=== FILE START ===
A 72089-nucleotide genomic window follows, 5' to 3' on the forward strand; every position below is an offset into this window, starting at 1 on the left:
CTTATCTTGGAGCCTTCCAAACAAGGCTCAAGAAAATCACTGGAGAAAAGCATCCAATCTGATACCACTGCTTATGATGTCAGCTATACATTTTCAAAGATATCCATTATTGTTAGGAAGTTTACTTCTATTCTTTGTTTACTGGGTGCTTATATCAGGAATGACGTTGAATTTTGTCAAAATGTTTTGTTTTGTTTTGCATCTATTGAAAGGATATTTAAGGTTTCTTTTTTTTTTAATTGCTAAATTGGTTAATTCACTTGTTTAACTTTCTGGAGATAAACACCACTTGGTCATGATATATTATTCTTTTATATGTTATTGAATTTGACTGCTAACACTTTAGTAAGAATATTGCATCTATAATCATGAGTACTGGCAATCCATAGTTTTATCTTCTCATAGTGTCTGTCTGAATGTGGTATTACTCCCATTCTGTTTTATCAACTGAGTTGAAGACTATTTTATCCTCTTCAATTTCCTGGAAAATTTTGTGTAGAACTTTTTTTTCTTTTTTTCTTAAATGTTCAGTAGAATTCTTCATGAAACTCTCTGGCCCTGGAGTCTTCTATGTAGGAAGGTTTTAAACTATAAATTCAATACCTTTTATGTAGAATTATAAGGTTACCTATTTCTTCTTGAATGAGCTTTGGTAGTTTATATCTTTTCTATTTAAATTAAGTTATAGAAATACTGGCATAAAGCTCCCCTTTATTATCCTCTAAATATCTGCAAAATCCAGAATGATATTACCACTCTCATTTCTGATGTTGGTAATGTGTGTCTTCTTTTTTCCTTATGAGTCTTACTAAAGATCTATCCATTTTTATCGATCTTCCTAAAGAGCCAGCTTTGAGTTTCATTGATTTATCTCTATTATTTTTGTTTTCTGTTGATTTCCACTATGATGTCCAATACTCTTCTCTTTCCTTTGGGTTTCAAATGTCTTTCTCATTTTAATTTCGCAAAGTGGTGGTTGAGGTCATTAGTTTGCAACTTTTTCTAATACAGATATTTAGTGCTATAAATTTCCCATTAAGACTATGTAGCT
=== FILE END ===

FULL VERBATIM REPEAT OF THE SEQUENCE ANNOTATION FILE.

A 72089-nucleotide genomic window follows, 5' to 3' on the forward strand; every position below is an offset into this window, starting at 1 on the left:
CTTATCTTGGAGCCTTCCAAACAAGGCTCAAGAAAATCACTGGAGAAAAGCATCCAATCTGATACCACTGCTTATGATGTCAGCTATACATTTTCAAAGATATCCATTATTGTTAGGAAGTTTACTTCTATTCTTTGTTTACTGGGTGCTTATATCAGGAATGACGTTGAATTTTGTCAAAATGTTTTGTTTTGTTTTGCATCTATTGAAAGGATATTTAAGGTTTCTTTTTTTTTTAATTGCTAAATTGGTTAATTCACTTGTTTAACTTTCTGGAGATAAACACCACTTGGTCATGATATATTATTCTTTTATATGTTATTGAATTTGACTGCTAACACTTTAGTAAGAATATTGCATCTATAATCATGAGTACTGGCAATCCATAGTTTTATCTTCTCATAGTGTCTGTCTGAATGTGGTATTACTCCCATTCTGTTTTATCAACTGAGTTGAAGACTATTTTATCCTCTTCAATTTCCTGGAAAATTTTGTGTAGAACTTTTTTTTCTTTTTTTCTTAAATGTTCAGTAGAATTCTTCATGAAACTCTCTGGCCCTGGAGTCTTCTATGTAGGAAGGTTTTAAACTATAAATTCAATACCTTTTATGTAGAATTATAAGGTTACCTATTTCTTCTTGAATGAGCTTTGGTAGTTTATATCTTTTCTATTTAAATTAAGTTATAGAAATACTGGCATAAAGCTCCCCTTTATTATCCTCTAAATATCTGCAAAATCCAGAATGATATTACCACTCTCATTTCTGATGTTGGTAATGTGTGTCTTCTTTTTTCCTTATGAGTCTTACTAAAGATCTATCCATTTTTATCGATCTTCCTAAAGAGCCAGCTTTGAGTTTCATTGATTTATCTCTATTATTTTTGTTTTCTGTTGATTTCCACTATGATGTCCAATACTCTTCTCTTTCCTTTGGGTTTCAAATGTCTTTCTCATTTTAATTTCGCAAAGTGGTGGTTGAGGTCATTAGTTTGCAACTTTTTCTAATACAGATATTTAGTGCTATAAATTTCCCATTAAGACTATGTAGCT